Bacteria – like people animals and plants – can become infected by a virus. Researchers at Wageningen University, together with colleagues from England and the United States, have unravelled a mechanism with which bacteria can defend themselves for a longer period against threatening viruses. Over the long term, this research offers possibilities to protect bacteria used in industrial processes against viral infections by giving them a 'flu vaccination'.
The researchers will publish their findings in the journal Science on 15 August.
The mechanism that bacteria use to protect themselves against viruses was discovered last year. In an ingenious fashion, the bacteria build pieces of viral DNA into their own DNA. The 'adopted' segment of DNA works like a snapshot in a photo album, a type of memory that reminds the bacteria during a subsequent encounter with the same virus. At that point, the viral DNA is recognised, after which the bacteria set a system into operation that ultimately leads to the breakdown of the virus. Until recently, the operation of this system was a mystery.
The team of researchers from Wageningen, Sheffield (UK) and Bethesda (USA) succeeded in unravelling the operation of this defence system. In recent years, researchers Stan Brouns, Matthijs Jore, Magnus Lundgren and John van der Oost (Laboratory of Microbiology of Wageningen University) identified six bacterial proteins involved in the defence system. These proteins help the bacteria use the built-in virus fragment to prevent a virus infection. The researchers determined that one of the proteins cuts the 'virus snapshot' out of the photo album, and together with the other five proteins, compares the snapshot with the DNA of the invading virus. In the same way, other viruses in the photo album can also be rendered harmless.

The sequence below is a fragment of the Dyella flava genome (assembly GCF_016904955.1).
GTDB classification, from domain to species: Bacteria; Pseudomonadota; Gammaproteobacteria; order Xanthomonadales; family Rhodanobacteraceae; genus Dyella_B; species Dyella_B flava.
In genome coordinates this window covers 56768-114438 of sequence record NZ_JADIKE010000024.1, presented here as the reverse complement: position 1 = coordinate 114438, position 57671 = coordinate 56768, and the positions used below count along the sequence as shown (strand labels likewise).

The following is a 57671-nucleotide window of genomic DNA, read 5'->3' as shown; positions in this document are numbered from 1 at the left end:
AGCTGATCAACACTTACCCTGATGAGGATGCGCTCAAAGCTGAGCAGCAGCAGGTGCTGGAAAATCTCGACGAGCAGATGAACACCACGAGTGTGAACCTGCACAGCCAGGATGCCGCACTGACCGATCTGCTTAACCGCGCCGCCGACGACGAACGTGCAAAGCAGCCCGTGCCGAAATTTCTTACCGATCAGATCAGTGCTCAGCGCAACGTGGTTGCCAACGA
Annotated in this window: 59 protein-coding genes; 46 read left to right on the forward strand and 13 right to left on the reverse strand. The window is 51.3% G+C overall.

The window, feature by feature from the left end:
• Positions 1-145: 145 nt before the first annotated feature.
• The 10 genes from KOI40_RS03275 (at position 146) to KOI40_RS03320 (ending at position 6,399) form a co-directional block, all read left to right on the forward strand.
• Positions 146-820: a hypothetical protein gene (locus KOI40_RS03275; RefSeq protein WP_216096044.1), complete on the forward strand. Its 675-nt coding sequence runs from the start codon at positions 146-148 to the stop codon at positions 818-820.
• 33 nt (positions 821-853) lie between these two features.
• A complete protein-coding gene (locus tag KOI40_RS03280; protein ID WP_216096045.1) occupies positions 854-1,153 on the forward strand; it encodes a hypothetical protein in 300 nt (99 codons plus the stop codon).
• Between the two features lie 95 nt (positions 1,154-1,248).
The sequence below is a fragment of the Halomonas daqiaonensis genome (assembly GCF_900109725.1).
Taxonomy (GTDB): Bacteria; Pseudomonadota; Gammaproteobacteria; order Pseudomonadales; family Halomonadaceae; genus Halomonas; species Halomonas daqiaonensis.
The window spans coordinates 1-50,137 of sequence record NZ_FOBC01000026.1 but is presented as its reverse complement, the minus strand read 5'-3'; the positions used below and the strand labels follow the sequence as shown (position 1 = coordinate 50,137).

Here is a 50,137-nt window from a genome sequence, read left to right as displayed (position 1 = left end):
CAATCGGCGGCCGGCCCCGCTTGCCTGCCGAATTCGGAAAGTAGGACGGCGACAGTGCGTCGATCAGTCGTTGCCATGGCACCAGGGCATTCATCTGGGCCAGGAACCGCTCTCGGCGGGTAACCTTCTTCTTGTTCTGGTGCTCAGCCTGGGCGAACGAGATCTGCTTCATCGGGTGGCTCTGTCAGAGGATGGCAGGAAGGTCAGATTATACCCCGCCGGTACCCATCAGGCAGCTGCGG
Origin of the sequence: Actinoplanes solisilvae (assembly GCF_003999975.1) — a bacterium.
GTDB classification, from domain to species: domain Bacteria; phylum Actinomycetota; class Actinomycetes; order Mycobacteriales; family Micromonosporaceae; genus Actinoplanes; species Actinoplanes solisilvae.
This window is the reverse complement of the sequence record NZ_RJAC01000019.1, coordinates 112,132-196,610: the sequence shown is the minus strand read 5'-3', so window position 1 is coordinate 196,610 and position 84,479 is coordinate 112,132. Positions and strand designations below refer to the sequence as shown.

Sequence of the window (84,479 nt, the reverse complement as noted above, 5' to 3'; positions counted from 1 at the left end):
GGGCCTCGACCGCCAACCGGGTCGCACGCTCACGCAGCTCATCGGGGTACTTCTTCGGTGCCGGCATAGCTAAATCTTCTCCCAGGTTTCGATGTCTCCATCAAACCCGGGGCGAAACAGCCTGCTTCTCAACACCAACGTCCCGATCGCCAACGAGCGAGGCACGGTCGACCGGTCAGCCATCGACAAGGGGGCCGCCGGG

With this knowledge, it is theoretically possible to protect bacteria against problematic viruses. This can be compared to a flu vaccination for bacteria. Potential applications include industrial fermentation processes, where bacteria that produce a useful substance are protected against viral infection by means of a 'vaccination' . By reversing the process, the protective mechanism of bacteria can also be deactivated. This could lead to a strategy where viruses can be used to combat bacteria that have developed an advanced form of antibiotic resistance, such as the hospital bacteria.
All animals, plants and bacteria run the risk of being infected by specific viruses. For humans, such viruses include the flu virus, for the tobacco plant this is the tobacco mosaic virus and for the intestinal bacterium E. coli this is the enterobacteria phage lambda. During the course of evolution, these organisms have developed systems to render viruses harmless. Viruses respond by adapting themselves in such a way that they avoid the defence mechanism, to which the bacteria respond in turn. In short, there is a continuous arms race between bacteria and viruses.
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